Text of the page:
Functionly is an organisational design tool that helps executives intentionally design the structure of their companies. Functionly’s platform helps leaders drive visibility, alignment, and effective structuring across their organisation. The tool enables them to understand resourcing and accountabilities by modelling links between people, teams, roles, and responsibilities. Functionly makes the process of dynamically designing and redesigning organisations from the top to bottom simple with a drag-and-drop interface, which displays the impact and implications of those changes in real-time.
Tools to unearth talent
Retrain AI aspires to be a platform that connects people whose jobs may become redundant with new jobs that leverage similar skills. This involves identifying which jobs may disappear and which new ones will be created, identifying the skills and attributes that suit newly created jobs, and helping to pave a pathway from an old job to a new one.
Forage enables companies to develop and offer 5 - 6 hour virtual work experience programs that give students a tangible experience working for a company, and an opportunity to showcase their skills. Applicants who complete a Forage program are 2 - 5x more likely to be successful.
Applied is on a mission to become the essential platform for unbiased hiring. By anonymising applications, leveraging a skills-based methodology, and building transparency & analytics into every step of the process, the Applied platform surfaces vital talent that may otherwise be missed. In addition, Applied reduces time spent hiring by 66% while maintaining a 9/10 candidate experience.
Platforms that deliver continuous learning and upskilling
On Deck positions itself as the place where top talent comes to accelerate their careers, surrounded by a world class community. There are programs for chiefs of staff, customer success managers, and even community builders. These courses refine your knowledge and act as an accelerant on your career growth, while also connecting you with a professional network in the same function.
Entry Level is a reskilling platform that promises to reskill operators into new jobs in 6 weeks. The platform offers an opportunity to learn in a peer-driven environment with mentors from top companies. Some of their current course offerings include growth marketing, product management, and data analysis. Perhaps the best part - Entry Level’s courses are free to those who complete them, strongly incentivising commitment!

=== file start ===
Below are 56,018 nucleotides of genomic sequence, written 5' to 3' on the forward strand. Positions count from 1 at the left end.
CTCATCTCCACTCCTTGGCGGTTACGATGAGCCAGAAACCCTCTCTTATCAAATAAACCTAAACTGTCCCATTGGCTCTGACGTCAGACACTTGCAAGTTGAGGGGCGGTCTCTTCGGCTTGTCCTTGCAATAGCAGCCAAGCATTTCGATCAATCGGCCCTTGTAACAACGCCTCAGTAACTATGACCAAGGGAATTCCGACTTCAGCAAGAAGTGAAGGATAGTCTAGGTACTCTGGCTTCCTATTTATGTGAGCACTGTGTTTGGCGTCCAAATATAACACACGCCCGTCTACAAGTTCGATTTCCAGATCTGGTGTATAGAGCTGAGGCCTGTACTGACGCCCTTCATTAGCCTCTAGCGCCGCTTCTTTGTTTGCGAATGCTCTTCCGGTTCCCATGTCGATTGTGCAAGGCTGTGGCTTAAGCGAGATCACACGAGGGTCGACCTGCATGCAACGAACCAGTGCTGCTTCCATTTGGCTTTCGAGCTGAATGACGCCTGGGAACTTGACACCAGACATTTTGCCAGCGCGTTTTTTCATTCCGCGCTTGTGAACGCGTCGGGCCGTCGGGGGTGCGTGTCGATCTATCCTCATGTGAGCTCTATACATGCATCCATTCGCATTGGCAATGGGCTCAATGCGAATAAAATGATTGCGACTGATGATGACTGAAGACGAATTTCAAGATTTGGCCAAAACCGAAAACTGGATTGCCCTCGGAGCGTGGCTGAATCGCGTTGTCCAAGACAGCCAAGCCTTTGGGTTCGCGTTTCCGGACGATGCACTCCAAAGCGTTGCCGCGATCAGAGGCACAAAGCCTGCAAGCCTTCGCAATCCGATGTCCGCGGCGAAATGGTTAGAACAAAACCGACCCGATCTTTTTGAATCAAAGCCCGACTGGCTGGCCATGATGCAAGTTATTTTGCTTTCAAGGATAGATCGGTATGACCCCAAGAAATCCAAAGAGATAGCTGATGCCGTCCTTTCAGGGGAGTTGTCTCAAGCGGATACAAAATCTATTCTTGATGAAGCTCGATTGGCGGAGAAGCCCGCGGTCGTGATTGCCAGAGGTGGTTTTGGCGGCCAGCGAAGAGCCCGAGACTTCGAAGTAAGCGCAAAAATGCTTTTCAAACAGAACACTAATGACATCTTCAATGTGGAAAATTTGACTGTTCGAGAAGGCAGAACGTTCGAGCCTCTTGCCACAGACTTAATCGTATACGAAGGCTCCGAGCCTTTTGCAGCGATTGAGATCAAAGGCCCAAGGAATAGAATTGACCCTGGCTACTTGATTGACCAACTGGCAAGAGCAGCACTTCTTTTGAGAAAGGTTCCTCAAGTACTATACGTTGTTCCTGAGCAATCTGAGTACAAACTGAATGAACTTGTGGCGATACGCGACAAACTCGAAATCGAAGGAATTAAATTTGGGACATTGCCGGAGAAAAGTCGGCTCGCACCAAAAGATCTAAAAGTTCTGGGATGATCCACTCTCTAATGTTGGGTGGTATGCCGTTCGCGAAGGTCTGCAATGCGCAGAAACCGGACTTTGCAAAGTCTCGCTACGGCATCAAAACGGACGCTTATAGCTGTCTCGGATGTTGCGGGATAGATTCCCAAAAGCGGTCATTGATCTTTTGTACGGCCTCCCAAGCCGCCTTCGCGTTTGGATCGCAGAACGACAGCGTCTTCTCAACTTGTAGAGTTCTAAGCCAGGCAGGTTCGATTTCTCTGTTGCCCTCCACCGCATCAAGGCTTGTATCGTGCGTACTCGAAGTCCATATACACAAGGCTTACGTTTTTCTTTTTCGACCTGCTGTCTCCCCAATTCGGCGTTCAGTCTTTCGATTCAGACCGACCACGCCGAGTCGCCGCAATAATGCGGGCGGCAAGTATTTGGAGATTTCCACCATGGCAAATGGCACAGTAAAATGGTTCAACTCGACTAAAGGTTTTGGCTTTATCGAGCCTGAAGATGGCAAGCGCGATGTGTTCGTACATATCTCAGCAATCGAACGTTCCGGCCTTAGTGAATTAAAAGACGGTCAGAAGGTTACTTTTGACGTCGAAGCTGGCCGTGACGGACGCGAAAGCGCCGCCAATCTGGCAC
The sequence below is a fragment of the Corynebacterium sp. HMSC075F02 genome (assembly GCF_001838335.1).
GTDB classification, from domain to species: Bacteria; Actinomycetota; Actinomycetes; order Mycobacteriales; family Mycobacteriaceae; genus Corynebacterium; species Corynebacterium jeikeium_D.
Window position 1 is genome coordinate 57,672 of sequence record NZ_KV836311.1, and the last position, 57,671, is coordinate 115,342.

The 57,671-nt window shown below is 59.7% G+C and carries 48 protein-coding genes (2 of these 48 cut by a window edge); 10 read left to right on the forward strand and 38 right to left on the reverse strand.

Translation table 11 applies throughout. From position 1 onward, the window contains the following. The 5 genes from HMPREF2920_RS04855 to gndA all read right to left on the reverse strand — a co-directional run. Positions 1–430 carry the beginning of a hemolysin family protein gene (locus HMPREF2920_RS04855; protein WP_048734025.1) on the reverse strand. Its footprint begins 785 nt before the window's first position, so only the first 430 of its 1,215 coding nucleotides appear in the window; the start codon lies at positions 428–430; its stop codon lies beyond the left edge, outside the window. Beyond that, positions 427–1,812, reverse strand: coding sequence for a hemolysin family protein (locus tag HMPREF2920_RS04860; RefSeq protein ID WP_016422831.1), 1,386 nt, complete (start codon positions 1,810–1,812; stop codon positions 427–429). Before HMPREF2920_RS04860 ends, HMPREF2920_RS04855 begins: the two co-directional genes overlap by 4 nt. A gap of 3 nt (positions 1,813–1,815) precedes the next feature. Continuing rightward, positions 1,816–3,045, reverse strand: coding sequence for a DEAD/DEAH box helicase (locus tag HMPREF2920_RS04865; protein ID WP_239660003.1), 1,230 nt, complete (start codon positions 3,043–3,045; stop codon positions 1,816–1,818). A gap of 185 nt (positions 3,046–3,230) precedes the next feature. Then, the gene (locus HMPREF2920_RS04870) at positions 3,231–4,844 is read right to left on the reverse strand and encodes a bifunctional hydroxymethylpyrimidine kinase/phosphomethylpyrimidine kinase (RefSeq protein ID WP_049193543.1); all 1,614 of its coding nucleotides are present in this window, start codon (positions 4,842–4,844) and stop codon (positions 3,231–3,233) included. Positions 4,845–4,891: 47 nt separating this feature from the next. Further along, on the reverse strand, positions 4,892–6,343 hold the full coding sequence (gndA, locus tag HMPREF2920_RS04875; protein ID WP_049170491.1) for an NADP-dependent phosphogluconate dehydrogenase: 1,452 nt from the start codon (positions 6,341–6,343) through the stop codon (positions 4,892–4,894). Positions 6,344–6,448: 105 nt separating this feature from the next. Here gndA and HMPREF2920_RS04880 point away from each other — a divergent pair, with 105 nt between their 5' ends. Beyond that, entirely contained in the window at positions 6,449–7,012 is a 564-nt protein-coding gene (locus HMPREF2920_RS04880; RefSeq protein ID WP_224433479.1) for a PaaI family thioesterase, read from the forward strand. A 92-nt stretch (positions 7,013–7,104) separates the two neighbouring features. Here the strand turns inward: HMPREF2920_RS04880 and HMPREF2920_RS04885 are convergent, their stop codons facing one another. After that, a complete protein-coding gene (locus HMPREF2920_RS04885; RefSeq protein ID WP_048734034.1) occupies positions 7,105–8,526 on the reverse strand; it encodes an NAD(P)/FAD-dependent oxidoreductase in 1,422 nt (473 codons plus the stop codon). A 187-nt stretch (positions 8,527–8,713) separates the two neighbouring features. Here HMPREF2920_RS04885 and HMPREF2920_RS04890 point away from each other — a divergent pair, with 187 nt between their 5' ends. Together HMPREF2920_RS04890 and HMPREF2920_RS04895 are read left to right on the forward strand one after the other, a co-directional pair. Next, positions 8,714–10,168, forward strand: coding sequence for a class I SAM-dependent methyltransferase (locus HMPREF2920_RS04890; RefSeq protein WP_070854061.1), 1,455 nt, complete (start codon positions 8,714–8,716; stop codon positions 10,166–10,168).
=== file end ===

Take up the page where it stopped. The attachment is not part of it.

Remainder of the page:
10 years from now
In ten years, we see talent moving around at pace. We see more people developing highly specialised skill sets that are particularly valuable to companies or organisations at a particular stage of growth (e.g. the zero the one phase, or the scale phase), and coming in to execute on something they excel at, before moving to the next company that needs their help. We anticipate the best operators building strong personal brands as ‘the best in the world at x’, and using platforms such as Twitter, LinkedIN, and Substack to build their credentials.
We don’t just see these operators freelance at companies, but other kinds of organisations, including decentralised autonomous organisations (DAOs) who have a shared mission, and compensate people based on their contributions. Contributing is permissionless and unsupervised, but great work is generously rewarded.
Traditional credentials such as degrees from prestigious universities will become a lower fidelity signal, with many employees equally willing to recognise peer-to-peer credentials, where top operators recognise one another and vouch for their skills. Founder of On Deck Erik Torenberg has written about this concept at length.
However, although job mobility and compensation will increase for some, we’re also worried about the increasing bifurcation between skilled knowledge workers and unspecialised workers, whose jobs are becoming more precarious through ‘gigification’ and automation. We hope that well-conceived, government-sponsored initiatives might help ensure people continue to have access to meaningful and secure; we’re curiously tracking innovative schemes and public private partnerships such as Forte and the Bloom Institute of Technology (formerly Lambda school).
50 years from now
In fifty years, ‘work’ and its associations may have radically shifted - or recursed. After all, in Ancient Rome, a live well lived meant doing some work (the ‘forum’ where business was conducted was only open for a few hours every day), participating in public debates, going to the theatre, pontificating at the baths, and being est in horto.
Moreover, we’re hopeful that in fifty years, humanity will have coalesced around some big, meaningful projects that enhance human flourishing for all - rather than continuing to toil at siloed companies, each narrowly focused on creating value for their shareholders.